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Karol Sidon: Where Foxes Bid Goodnight

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  • Where: Václav Havel Library, Ostrovní 13, Prague 110 00
  • When: September 11, 2017, 19:00 – 21:00

The fantasy novel Outsider closes the tetralogy Where Foxes Bid Goodnight by Chaim Cigan. In the work Cigan (the pseudonym of the prose author, dramatist and former chief rabbi of Prague, Karel Sidon) attempts to pull together the stories of multiple heroes we have encountered in this and parallel worlds in the previous three books and to rectify that which was originally unleased by a discovery that enabled time travel.

The novel has a strong political line and considers possible future scenarios for the world, none of which might be dubbed optimistic; though a mutual enemy briefly causes the Arab and Jewish worlds to come together, this gives rise to a previously inconceivable alliance driven not only by political logic but also by the swollen egos of leaders and insurmountable prejudices. With this book Karol Sidon again demonstrates that his literary arsenal includes language, imagination and the ability to create vibrant, believable and all-too-human characters.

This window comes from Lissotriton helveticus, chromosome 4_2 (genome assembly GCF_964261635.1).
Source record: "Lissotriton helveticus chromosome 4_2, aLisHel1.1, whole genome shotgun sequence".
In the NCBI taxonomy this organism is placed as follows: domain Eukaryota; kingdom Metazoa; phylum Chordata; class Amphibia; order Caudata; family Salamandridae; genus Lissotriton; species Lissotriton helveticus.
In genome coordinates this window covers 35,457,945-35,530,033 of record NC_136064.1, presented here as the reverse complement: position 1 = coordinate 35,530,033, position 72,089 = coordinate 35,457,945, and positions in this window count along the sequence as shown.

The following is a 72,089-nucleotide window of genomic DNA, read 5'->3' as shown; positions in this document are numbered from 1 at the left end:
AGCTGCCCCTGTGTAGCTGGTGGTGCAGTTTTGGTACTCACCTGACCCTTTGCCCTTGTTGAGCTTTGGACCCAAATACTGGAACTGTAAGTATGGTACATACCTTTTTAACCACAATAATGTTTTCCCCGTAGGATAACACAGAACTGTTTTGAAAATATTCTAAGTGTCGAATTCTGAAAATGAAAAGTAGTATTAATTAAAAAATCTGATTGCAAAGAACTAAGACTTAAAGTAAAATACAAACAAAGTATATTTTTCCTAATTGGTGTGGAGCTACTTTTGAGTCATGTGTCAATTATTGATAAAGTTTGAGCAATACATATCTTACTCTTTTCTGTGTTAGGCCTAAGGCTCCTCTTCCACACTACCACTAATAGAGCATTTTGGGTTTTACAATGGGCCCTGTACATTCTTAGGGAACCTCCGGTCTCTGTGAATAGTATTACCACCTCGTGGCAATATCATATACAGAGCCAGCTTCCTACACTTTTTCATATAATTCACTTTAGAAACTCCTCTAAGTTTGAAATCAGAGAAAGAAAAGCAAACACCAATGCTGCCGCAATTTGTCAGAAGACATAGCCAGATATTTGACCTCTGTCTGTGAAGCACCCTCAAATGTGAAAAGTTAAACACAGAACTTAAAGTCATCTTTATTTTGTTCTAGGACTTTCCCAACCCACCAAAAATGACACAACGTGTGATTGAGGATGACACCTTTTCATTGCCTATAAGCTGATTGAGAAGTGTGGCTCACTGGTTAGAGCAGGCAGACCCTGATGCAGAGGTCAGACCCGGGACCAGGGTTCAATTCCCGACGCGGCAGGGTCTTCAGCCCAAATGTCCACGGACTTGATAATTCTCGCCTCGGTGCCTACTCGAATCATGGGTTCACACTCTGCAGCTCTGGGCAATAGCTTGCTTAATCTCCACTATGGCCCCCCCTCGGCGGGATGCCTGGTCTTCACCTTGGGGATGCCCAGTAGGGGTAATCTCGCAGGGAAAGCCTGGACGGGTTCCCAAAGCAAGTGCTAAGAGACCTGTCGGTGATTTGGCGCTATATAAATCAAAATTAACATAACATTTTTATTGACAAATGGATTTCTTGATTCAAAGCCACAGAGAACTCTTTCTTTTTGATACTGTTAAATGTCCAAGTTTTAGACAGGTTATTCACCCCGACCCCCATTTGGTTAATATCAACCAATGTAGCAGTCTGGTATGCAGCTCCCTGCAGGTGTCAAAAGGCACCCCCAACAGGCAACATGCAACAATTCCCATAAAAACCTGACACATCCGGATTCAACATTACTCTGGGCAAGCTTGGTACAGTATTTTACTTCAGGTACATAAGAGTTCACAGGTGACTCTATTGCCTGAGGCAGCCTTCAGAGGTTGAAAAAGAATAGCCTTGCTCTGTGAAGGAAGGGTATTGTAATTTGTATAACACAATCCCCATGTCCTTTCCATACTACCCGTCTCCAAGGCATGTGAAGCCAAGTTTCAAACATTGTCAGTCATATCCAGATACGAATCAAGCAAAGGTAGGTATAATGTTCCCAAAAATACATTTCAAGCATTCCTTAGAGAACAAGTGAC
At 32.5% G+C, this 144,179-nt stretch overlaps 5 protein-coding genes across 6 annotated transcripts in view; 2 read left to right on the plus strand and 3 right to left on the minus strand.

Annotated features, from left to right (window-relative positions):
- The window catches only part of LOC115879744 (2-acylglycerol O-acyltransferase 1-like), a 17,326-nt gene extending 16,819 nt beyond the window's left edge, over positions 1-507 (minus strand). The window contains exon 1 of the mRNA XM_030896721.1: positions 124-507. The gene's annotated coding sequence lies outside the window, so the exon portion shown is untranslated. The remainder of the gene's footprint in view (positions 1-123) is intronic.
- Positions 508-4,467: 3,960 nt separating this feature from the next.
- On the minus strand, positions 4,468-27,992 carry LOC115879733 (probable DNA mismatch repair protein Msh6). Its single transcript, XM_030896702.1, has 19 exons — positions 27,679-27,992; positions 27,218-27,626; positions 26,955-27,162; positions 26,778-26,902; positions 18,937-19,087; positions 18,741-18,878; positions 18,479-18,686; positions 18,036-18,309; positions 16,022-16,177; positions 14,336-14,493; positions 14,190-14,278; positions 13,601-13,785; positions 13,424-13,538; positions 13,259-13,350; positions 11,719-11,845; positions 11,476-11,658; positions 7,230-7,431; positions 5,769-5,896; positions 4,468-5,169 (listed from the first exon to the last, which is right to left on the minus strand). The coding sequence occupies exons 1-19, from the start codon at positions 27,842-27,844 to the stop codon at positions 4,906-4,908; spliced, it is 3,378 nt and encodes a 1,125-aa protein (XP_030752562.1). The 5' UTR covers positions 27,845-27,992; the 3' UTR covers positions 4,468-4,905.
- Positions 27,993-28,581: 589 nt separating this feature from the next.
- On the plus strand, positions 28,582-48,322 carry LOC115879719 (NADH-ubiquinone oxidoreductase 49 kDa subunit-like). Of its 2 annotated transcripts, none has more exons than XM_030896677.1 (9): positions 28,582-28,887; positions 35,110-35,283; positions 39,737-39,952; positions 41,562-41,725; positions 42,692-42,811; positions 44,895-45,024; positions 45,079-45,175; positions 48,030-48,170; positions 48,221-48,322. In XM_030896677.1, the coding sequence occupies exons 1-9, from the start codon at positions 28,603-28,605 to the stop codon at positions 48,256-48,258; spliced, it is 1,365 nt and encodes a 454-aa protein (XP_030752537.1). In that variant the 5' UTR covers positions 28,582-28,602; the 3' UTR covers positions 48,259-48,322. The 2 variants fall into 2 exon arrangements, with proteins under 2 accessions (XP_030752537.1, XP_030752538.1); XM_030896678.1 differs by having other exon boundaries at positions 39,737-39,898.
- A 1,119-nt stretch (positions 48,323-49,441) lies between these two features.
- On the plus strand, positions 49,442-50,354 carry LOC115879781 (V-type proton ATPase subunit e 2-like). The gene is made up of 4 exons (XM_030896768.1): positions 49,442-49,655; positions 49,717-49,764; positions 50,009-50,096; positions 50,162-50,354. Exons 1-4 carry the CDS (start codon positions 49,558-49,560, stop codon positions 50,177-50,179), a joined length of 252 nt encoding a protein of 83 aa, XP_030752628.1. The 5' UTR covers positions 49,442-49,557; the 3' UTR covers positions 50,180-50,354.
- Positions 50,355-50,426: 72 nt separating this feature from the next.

Literary historian and theoretician Petr A. Bílek will chair the debate with Karol Sidon.

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Speech on receiving the Indira Gandhi Prize, New Delhi

„Many Europeans and Americans today are painfully aware of the fact that Euro-American civilization has undermined and destroyed the autonomy of non-European cultures. They feel it was their fault, and thus feel they have to make amends through a kind of emotional identification with others, through accommodating them, through trying to ingratiate themselves, through a longing to “help” them in one way or another. To my mind, this is a false way of going about it… It contains… the same familiar feeling of superiority… It is inverted colonialism. It is an intellectual spasm. I think we will all help one another best if we make no pretences, remain ourselves, and simply respect and honour one another, just as we are. “

Václav Havel:
Speech on receiving the Indira Gandhi Prize, New Delhi, February 8, 1994

What Price Human Rights?